Leung is the first of their number to become a serious contender for the top job. However he suffers from a clutch of liabilities. First up is that he is relatively independently minded, a quality not admired in Beijing. Secondly, he is much feared by local bureaucrats who have been busy telling the masters in Beijing that his ascendency will cause problems. And thirdly, Leung has surrounded himself with some less than universally popular high-level supporters, notably the businessman Ronnie Chan, an avid advocate of non-democratic government but widely disliked for his arrogance and self-promotion.
There is a chance
that the Mandate of Heaven will swing in Leung’s direction.
He is, after all, a Communist Party fellow traveller although he publicly denies being a party member
Least expected was the way the bizarre election campaign developed as Leung decided to behave as if this were a genuine election and succeeded in winning considerable public support. The very most that can be said for previous 'elections' was that the winner managed to attract majority public support and thus an argument could be made that the small band of voters in the Election Committee were doing little more than reflecting public opinion. This cannot be said in the current election where Tang trails badly in the opinion polls. Worse still, he ducks debate with his main opponent and seems intent on stirring up apathy wherever he goes.
Lurking in the background are swelling rumours that the already published news about Tang’s marital infidelity is not the whole story and there is more to come at a moment when it could inflict maximum damage. And while he’s out on the campaign trail, his minders frequently have to plunge into damage control mode as he stumbles and misunderstands his brief.
There is thus a chance that the Mandate of Heaven will swing in Leung’s direction. He is, after all, a Communist Party fellow traveller although he publicly denies being a party member. Meanwhile, in the typically brutal manner that the party deals with outsiders, Tang will simply be shunned and probably given some meaningless post as a consolation prize.
However should the authorities in Beijing be determined to install Tang as the new chief executive this will only happen because the Election Committee is stacked with members who like to obey orders. But a price will have to be paid because as a result of this rather odd election campaign Beijing will need to publicly foist the more unpopular candidate on the people of Hong Kong.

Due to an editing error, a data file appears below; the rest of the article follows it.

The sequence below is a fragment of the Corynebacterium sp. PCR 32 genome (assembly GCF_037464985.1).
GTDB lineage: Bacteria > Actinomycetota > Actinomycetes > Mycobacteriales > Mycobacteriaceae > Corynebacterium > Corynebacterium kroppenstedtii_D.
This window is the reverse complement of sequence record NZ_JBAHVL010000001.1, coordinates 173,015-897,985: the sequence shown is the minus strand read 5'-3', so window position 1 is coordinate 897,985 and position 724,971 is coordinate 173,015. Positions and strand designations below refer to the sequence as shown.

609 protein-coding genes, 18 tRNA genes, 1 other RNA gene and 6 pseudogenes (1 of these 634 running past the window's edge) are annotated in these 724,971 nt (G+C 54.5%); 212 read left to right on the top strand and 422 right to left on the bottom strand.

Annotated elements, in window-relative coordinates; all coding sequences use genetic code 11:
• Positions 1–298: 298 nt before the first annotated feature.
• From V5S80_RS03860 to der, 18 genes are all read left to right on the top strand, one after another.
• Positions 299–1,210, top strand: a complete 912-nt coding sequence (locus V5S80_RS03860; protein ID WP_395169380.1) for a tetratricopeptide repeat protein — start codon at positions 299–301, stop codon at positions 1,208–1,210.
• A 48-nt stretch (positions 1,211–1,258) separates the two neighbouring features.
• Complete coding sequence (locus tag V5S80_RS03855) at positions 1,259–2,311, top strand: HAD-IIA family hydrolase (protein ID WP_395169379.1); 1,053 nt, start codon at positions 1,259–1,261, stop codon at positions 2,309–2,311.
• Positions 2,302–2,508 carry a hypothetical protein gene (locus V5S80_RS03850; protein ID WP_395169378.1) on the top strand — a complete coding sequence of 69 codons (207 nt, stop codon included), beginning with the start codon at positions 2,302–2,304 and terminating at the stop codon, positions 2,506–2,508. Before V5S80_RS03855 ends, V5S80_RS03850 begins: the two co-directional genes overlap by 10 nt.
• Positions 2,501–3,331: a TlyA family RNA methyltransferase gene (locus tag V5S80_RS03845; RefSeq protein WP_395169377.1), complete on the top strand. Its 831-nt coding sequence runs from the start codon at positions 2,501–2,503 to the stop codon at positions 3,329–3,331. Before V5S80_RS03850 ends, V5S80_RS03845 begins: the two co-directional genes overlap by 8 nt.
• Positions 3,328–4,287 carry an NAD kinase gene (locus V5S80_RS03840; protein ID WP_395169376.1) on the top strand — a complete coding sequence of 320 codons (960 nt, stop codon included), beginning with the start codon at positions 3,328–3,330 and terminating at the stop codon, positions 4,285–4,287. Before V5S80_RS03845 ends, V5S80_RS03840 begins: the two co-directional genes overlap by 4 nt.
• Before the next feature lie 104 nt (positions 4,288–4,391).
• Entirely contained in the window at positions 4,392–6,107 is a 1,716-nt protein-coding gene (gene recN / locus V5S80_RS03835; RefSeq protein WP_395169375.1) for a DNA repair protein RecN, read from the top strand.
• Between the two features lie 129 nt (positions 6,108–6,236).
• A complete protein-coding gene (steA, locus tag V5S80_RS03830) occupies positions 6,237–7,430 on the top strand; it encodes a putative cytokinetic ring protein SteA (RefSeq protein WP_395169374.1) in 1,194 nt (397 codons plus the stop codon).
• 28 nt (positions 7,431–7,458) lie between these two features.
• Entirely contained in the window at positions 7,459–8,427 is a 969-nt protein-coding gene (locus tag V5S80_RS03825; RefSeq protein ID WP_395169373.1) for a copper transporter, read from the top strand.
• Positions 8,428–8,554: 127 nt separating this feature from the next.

Moreover, in line with a pledge of gradual progress towards democracy, the next election for the chief executive in 2017 might involve universal suffrage and there is even the prospect of a fully democratically elected legislature by 2020. However Hong Kong’s non-elected elite are closely working with Beijing officials to find a way of ensuring that these promises of democracy are severely circumscribed to ensure that parties and personalities seen as unacceptable by the Chinese Communist Party will not be able to assume power.
The issue is that if China has problems properly stage-managing an election with a mere 1,200 voters, how on earth is it to control a real open poll? And if it blatantly manipulates the promise of free and fair elections into a corner where the popular will cannot be expressed what response can be expected from a population that has never shown itself shy about pouring into the streets in protest?
Clearly with Henry Tang at the helm, a behind-the-scenes strongman will be required to make things work but as China discovered in pushing Tung Chee-hwa into the top job, it is not easy to get anything to work when the leader is so obviously helpless. If, on the other hand, Leung is allowed to take the rudder, he will certainly be more able to steer the vessel but many fear that his years of allegiance to the Communist Party will merely serve to ensure that he takes an unflinching course regardless of the consequences.
There is a paucity of good outcomes of this election either for Hong Kong or for its masters in Beijing. Maybe this realisation will force China to do something really unusual, which is to allow the members of the Election Committee to make up their own minds but most of these poor souls have little experience of acting unilaterally – once deprived of orders they will hardly know what to do.
Stephen Vines is a Hong Kong based journalist, writer and businessman. He is the presenter of a weekly current affairs television programme – The Pulse – broadcast in HK and is a commentator with newspapers and a number of international radio and TV stations. Vines was the Deputy Business Editor of The Observer and has worked for the The Guardian, The Independent, The Daily Telegraph and the New York-based Daily Deal. He is the author of a number of books including Hong Kong: China’s New Colony and a study of the Asian financial crisis called The Years of Living Dangerously. His latest book, Market Panic was republished in 2008. Stephen Vines was the founding Chief Editor of Eastern Express, a mould-breaking daily newspaper published in Hong Kong. He was also a founder and publisher of the satirical Spike magazine.